Though Darmstadt is a good-sized city of 160,000 inhabitants, some people call it a suburb of Frankfurt because the later lies 20 miles due north. Darmstadt is home to several big companies including Schering, the pharmaceutical maker with first half sales in 1999 of $1.88 billion and Wella, the shampoo and hair salon operator (both of whom I visited four years earlier). Having two much bigger firms with higher profiles might explain why I have such a hard time finding the head offices of Software AG. I'm less than a mile from the place but can't seem to decipher the map. It's supposed to be on a side street off a main road. I stop and ask (in order) a policeman, bus driver, bakery employee and a road construction crew and not a single sole has heard of this company which in 1998 had revenues of 626 million DM and over 2,000 employees.
Through perseverance and just plain luck I find the street (it's a side street located on the edge of town) and follow road until it ends-which in this case means one block. In front of me stands a large expanse of green farmland and to the left is the gated entrance to what looks to be a cool headquarters facility. Why do I say that? Looking past the security guard manning the guardhouse I spot a complex of hexagon-shaped buildings with copper roofs. Heck, it looks like I could be in Silicon Valley.
My visit turns out
to be a lot of fun thanks to the accommodating Otmar Winzig,
VP-Corporate Communications and Paul Baur, Public Relations Specialist.
The first thing I do is kid them about my problem finding the
place and how nary a local had heard of Software AG let alone
knew where they were. Winzig says the company has pretty much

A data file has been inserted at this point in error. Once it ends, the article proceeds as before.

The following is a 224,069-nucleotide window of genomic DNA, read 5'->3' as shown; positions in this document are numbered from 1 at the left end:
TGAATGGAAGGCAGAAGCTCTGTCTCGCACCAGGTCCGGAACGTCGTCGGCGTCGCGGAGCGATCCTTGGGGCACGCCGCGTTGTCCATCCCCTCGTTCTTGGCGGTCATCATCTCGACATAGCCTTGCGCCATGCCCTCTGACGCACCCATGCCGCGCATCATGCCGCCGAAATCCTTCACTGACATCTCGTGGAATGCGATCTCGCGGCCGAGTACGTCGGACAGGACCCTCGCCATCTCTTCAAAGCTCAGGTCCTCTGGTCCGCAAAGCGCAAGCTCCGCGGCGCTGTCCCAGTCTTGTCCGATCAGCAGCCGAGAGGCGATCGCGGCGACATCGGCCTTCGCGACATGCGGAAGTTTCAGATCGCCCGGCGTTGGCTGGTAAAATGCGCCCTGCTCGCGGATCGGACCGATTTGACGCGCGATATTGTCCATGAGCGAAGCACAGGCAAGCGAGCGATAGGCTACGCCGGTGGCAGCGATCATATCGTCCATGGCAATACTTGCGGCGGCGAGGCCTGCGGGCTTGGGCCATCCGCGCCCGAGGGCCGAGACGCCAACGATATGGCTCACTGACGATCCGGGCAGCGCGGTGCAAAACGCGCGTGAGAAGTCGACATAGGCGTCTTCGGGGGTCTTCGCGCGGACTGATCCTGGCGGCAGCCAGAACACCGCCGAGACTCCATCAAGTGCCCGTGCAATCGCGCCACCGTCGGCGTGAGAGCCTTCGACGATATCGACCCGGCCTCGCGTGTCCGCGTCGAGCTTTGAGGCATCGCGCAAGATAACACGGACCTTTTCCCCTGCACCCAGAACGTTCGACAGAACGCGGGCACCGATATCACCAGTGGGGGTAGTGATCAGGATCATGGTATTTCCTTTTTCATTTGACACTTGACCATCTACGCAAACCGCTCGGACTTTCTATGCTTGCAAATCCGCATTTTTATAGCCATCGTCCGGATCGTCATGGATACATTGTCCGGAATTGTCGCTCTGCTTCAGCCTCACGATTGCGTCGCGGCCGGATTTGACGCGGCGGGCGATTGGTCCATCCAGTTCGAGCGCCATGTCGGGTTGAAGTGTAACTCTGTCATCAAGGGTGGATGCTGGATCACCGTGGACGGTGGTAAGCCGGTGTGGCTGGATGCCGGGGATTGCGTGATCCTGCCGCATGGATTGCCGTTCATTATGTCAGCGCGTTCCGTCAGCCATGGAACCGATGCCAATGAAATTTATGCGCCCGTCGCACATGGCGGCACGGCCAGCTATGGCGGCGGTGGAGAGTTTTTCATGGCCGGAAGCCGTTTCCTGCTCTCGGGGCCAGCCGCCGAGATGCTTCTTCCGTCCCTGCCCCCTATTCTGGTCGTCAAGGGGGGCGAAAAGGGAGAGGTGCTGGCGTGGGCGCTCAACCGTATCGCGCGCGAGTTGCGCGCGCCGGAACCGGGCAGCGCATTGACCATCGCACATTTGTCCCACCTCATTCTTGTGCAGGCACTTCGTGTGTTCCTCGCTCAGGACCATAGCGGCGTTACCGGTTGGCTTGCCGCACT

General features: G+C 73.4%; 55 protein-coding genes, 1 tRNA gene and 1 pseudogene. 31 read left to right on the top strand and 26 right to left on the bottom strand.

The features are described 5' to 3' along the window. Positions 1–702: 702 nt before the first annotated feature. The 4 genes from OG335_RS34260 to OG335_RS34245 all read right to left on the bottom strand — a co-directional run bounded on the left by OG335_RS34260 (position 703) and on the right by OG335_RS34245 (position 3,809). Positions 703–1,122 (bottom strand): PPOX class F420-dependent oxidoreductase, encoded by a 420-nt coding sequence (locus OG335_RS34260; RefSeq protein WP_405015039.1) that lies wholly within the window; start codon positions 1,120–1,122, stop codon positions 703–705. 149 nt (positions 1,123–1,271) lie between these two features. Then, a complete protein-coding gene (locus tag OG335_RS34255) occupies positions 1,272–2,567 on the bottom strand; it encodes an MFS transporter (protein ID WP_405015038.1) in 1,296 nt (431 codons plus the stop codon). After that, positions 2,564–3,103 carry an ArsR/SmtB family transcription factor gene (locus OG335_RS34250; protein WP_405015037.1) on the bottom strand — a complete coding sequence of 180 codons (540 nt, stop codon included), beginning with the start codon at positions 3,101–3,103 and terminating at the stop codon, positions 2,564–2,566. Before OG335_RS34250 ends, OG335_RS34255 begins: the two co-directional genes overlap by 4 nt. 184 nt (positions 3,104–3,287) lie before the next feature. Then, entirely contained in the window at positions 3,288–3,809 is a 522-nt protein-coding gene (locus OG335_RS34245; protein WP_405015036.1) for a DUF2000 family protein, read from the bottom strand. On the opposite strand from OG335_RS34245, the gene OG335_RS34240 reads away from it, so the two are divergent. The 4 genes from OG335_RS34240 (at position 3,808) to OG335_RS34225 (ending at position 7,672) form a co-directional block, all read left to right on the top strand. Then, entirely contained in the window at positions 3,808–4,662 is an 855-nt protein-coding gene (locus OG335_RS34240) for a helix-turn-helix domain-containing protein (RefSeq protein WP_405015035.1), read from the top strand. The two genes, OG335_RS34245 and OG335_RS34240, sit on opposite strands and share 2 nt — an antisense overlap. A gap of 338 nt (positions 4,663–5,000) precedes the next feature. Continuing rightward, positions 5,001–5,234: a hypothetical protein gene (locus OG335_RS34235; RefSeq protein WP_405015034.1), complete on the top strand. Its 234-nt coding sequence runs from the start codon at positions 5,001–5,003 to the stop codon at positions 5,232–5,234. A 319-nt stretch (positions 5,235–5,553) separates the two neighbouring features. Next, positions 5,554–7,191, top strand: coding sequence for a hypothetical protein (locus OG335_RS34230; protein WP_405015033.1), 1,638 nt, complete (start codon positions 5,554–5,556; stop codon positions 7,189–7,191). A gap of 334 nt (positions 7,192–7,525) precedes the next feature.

intentionally kept a low profile but that might be changing.
Like to jog and play tennis? No problem because they a tennis court and showers. Want to drive to work? No problem with plenty of free parking. Got a meeting and can't remember the room number? They don't use numbers here but name meeting rooms after continents. Are you sweating away in your office on a hot, muggy summer's day? Hey, call a meeting for no reason. Why? Only the meeting rooms have air conditioning.
I don't know if I've mentioned this before but I'm a meat and potatoes kind of a guy. Heck, I like eating hamburgers for breakfast. Software has a cafeteria and I ask Winzig "how's the food?" He says until very recently they only served vegetarian food. Boy, that makes me shudder. A few minutes later finds me in the cafeteria trying out the food first hand. I end up having potato au gratin with tomatoes, mixed carrot salad and a mocha-like pudding. The verdict: Not bad at all, though I don't think I'd want to make a habit of it. However, it's not the food in the cafeteria that's the big story but how you pay for it. Here, you grab a tray and make your way down the serving line picking out the food you want, then lugging your tray to the cashier. Correction, there is no cashier-you pay on the honor system! Yep, you figure out how much you owe, put it in a box and take out your own change. There must have been a pile of bills of various denominations a foot high. I tell Winzig and Baur I don't think this system would fly in the USA.
Another unique honor: this is the first company in smoke-happy Germany I've come across to completely ban smoking anywhere in the buildings. Boy, this place is more and more reminding of Silicon Valley.
Why is the company located in Darmstadt? It seems the founders were from this area (engineers at IBM) plus, the city is home to one of Germany's biggest technical universities and thus a great place to recruit future software programmers. I'm not the first to say this is a cool place because in the two-story, exposed wood beam atrium lobby (kind of makes you feel like your in Aspen) they give out a variety of postcards featuring photos of the site.
CEO Erwin Koenig has a computer as well as two plants in his high ceiling office, which contains a spiffy loft. The mahogany wood, oval-shaped table in the boardroom seats 10.